Mona Ebrahim Abdel Tawab Ahmed Elassal

Mona El Assal, Mohammed mannaa, Ahmed Abdel Bary,


ABSTRACT The objective of this study is to achieve the controlling dissolution rate of Metformin HCl, a freely water soluble antidiabetic drug. Solid dispersions microcapsules were prepared using solvent evaporation method which enclosed preparation of a uniform dispersion of Metformin HCl in (Hydroxy propyl methylcellulose k100, Ethyl cellulose, Eudragit RL PO, RS PO & Compritol 888 ATO). A two-factor, General factorial statistical design was used to quantitate the effect of polymer type (X1) and drug: polymer ratio(X2) on the release profile. Where polymer type and drug: polymer ratio were selected as independent variables, while Y1 (cumulative drug release after 1 hr. ) and Y2 (cumulative drug release in 3 hrs. ), Y3 (cumulative drug release in 10 hrs.),Y4 (angle of repose ) and Y5 (Hausner ratio) were selected as dependent variables. The solid dispersions were characterized for their in vitro- release rate. The optimized formulation was further characterized by Drug scanning calorimetry, infrared spectrophotometry, X-Ray Diffractometer and SEM analysis. A convenient statistical model was made and a significantly controlled release rate was exhibited .the optimized formulation was investigated by DSC, XRD, FTIR and SEM data which showed the crystalline nature of Metformin HCl in a solid dispersion, the statistical model helped us to recognize the effects of formulation variables on the dispersion. Keywords: Metformin HCl, Solid dispersion, controlled release, factorial design, HPMC k 100, Ethyl cellulose, Eudragit RL, RS& Compritol ATO 888.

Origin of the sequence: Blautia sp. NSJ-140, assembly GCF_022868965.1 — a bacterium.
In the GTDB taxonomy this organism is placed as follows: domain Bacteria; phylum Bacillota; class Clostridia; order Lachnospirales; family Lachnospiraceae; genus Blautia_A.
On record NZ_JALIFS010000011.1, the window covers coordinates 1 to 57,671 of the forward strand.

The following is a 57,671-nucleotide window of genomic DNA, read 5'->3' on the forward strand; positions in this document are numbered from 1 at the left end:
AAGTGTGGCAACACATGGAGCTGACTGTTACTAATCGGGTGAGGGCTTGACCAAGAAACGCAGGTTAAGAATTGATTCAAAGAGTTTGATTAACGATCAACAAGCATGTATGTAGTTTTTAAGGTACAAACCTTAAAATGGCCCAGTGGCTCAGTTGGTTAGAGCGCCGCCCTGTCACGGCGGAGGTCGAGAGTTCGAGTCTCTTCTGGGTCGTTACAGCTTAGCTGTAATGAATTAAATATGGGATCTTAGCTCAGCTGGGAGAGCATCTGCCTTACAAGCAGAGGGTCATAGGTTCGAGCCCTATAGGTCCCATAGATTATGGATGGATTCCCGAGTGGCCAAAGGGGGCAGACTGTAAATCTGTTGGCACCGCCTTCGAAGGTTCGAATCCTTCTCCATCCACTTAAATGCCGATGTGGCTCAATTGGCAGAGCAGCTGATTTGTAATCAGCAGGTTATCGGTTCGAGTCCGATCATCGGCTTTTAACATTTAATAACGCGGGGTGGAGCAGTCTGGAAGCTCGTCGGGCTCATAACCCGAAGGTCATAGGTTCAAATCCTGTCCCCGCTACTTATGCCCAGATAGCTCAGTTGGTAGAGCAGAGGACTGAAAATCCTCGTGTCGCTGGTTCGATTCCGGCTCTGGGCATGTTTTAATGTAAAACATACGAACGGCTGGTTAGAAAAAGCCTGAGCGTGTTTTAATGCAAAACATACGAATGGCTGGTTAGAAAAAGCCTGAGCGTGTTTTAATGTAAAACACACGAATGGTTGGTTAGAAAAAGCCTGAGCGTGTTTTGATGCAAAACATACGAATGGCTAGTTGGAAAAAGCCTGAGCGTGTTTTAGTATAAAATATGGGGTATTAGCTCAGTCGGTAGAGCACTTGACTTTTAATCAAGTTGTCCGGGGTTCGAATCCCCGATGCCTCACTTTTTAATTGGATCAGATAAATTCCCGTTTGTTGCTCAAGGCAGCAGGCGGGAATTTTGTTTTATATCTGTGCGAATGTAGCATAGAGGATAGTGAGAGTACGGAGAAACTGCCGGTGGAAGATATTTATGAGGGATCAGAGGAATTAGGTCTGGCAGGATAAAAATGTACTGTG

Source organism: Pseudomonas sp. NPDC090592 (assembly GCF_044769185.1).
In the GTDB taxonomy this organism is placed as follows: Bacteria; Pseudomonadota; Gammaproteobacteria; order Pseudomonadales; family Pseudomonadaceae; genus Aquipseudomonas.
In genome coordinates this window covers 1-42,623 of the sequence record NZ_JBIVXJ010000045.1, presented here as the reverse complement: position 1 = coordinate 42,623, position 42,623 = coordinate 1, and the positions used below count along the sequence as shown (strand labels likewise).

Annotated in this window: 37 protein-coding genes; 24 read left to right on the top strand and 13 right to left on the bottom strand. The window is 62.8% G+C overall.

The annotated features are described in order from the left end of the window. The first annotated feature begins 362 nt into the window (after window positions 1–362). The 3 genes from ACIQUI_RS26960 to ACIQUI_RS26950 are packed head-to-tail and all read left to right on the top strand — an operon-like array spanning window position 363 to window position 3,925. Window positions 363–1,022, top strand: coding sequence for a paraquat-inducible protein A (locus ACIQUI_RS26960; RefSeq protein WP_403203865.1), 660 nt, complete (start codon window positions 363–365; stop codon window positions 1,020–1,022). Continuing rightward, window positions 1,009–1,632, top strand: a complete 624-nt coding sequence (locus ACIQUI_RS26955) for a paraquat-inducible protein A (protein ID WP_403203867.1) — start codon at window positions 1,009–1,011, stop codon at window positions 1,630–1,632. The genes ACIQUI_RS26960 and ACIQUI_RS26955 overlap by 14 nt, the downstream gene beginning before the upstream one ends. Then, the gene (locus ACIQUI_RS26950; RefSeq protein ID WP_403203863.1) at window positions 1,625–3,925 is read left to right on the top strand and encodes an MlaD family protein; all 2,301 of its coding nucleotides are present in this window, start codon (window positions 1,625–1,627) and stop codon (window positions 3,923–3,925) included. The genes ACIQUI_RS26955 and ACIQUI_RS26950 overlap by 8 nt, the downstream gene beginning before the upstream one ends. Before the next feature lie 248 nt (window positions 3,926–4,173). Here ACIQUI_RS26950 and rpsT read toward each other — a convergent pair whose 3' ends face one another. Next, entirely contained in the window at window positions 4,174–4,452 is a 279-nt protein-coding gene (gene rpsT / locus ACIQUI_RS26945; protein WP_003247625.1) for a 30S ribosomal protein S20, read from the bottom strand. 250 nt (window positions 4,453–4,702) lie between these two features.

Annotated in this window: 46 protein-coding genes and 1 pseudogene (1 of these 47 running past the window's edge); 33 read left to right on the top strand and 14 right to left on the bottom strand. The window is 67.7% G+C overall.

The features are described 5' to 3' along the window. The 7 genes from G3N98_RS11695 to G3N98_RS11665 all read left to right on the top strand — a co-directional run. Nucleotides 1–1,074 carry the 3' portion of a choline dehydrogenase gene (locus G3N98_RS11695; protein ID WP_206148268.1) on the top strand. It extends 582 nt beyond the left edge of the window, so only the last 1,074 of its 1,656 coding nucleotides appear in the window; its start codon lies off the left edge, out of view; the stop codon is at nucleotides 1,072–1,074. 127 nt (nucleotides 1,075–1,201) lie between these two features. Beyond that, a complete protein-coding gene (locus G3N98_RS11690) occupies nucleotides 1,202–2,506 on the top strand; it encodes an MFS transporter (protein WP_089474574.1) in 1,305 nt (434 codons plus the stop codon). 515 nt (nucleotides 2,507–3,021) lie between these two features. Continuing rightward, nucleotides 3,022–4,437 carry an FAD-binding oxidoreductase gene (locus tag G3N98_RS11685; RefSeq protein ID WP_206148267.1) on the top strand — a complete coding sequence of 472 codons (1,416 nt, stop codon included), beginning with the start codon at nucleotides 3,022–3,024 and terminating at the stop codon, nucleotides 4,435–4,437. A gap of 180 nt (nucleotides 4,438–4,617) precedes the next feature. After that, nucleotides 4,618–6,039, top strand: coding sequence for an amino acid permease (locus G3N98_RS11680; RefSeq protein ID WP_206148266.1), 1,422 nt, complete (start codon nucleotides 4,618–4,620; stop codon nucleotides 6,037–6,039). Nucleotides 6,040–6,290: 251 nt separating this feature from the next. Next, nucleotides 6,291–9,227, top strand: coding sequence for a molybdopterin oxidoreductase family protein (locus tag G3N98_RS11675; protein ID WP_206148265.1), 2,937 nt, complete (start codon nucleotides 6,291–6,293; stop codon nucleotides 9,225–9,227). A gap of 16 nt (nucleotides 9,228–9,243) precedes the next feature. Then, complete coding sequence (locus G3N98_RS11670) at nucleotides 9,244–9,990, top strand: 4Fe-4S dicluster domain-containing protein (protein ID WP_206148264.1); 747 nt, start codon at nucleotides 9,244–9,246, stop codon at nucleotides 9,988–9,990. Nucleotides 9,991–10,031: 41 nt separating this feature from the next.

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Award Donor Date
Certificate of Excellence Meletary Medical Services 2005